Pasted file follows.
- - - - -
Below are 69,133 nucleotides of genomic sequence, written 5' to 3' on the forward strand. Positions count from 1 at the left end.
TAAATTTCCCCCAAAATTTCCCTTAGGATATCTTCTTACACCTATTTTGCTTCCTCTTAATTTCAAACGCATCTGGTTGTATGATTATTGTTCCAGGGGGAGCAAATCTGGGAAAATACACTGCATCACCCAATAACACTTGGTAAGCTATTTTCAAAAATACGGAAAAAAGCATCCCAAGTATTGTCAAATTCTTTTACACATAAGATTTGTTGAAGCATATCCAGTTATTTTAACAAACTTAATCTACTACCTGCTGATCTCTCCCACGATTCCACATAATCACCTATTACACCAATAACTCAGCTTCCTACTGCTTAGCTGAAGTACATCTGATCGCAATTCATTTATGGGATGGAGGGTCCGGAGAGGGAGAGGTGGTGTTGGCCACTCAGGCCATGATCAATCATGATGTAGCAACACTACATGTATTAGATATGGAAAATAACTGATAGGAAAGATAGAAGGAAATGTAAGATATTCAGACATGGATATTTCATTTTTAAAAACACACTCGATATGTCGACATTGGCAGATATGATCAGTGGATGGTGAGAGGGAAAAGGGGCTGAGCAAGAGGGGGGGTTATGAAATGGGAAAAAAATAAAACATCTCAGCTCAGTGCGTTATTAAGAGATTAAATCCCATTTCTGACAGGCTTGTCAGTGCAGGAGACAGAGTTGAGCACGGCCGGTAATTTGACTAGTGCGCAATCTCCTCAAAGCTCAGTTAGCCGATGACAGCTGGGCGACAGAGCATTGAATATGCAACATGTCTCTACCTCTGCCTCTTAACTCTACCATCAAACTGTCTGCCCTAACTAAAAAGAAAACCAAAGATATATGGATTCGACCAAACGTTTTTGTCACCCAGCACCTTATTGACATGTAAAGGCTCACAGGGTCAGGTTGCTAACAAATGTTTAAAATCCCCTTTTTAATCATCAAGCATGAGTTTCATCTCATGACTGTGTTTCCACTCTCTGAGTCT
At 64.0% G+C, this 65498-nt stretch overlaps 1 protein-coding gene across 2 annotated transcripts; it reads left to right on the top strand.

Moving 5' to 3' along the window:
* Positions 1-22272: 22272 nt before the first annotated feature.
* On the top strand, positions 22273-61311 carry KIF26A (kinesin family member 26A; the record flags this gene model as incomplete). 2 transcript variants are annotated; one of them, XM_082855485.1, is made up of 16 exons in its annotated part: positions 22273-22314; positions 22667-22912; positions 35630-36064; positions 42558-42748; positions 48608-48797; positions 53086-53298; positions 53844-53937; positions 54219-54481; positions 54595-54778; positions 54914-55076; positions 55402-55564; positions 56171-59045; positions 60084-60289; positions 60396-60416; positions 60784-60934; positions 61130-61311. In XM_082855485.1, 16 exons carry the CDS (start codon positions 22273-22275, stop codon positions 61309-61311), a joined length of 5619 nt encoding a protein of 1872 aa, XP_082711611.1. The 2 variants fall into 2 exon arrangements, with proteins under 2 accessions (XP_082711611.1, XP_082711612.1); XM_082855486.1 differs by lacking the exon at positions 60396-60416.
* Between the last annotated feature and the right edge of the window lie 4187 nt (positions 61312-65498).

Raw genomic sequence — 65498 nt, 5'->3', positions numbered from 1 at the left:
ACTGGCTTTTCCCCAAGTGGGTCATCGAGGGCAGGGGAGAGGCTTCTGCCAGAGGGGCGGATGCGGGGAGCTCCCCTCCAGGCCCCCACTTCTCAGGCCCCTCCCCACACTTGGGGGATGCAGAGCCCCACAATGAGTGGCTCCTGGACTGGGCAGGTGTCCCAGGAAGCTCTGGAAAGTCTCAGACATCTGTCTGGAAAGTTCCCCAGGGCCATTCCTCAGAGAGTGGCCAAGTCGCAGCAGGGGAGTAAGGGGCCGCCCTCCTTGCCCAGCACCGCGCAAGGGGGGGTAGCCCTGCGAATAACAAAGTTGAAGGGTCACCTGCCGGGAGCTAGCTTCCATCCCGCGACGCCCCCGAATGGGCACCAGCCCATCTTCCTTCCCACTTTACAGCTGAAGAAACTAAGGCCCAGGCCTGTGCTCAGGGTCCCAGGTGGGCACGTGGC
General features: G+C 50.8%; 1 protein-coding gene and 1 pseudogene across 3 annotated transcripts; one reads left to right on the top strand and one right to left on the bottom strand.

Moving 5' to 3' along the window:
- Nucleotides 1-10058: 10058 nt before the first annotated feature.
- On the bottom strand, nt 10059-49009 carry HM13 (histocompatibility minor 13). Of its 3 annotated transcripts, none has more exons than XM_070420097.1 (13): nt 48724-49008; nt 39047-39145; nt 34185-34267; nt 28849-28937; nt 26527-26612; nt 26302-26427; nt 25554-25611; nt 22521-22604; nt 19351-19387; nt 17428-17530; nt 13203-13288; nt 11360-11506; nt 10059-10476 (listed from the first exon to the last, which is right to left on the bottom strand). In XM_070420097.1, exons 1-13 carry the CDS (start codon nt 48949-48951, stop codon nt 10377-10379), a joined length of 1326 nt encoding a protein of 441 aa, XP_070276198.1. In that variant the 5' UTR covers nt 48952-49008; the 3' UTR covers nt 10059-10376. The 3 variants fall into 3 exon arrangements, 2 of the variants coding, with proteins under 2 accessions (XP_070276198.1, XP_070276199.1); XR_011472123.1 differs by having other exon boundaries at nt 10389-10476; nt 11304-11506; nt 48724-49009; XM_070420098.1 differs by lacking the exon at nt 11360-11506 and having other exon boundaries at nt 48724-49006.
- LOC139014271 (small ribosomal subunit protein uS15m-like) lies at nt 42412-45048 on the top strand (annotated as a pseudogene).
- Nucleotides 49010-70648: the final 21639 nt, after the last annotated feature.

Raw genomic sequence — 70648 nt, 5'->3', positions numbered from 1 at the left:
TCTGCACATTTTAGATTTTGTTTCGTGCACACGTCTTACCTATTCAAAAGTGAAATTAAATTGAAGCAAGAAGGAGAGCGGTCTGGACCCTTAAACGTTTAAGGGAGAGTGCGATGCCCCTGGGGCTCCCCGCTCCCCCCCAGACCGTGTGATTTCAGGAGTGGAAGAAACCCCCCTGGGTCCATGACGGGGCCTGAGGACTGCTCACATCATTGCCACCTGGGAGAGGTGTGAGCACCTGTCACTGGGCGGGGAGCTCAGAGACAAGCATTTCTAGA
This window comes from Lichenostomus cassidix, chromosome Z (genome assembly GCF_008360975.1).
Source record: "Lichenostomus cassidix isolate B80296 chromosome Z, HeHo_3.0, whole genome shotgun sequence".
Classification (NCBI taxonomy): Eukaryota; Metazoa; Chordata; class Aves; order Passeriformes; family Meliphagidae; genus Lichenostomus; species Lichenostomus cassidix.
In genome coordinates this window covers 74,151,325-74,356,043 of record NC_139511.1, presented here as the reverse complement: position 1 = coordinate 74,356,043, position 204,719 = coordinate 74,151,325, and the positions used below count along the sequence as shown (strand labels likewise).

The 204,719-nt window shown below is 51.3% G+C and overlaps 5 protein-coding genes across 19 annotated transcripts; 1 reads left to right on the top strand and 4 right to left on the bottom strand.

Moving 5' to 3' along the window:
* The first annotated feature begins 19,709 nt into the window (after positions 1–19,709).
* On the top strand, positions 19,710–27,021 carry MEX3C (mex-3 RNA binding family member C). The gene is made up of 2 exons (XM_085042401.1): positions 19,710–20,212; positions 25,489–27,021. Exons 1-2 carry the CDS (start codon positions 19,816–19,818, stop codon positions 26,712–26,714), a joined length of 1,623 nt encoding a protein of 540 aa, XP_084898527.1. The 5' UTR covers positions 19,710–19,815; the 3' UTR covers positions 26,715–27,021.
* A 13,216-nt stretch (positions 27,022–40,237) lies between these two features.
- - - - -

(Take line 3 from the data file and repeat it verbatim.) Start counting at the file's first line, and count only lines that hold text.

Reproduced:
At 64.0% G+C, this 65498-nt stretch overlaps 1 protein-coding gene across 2 annotated transcripts; it reads left to right on the top strand.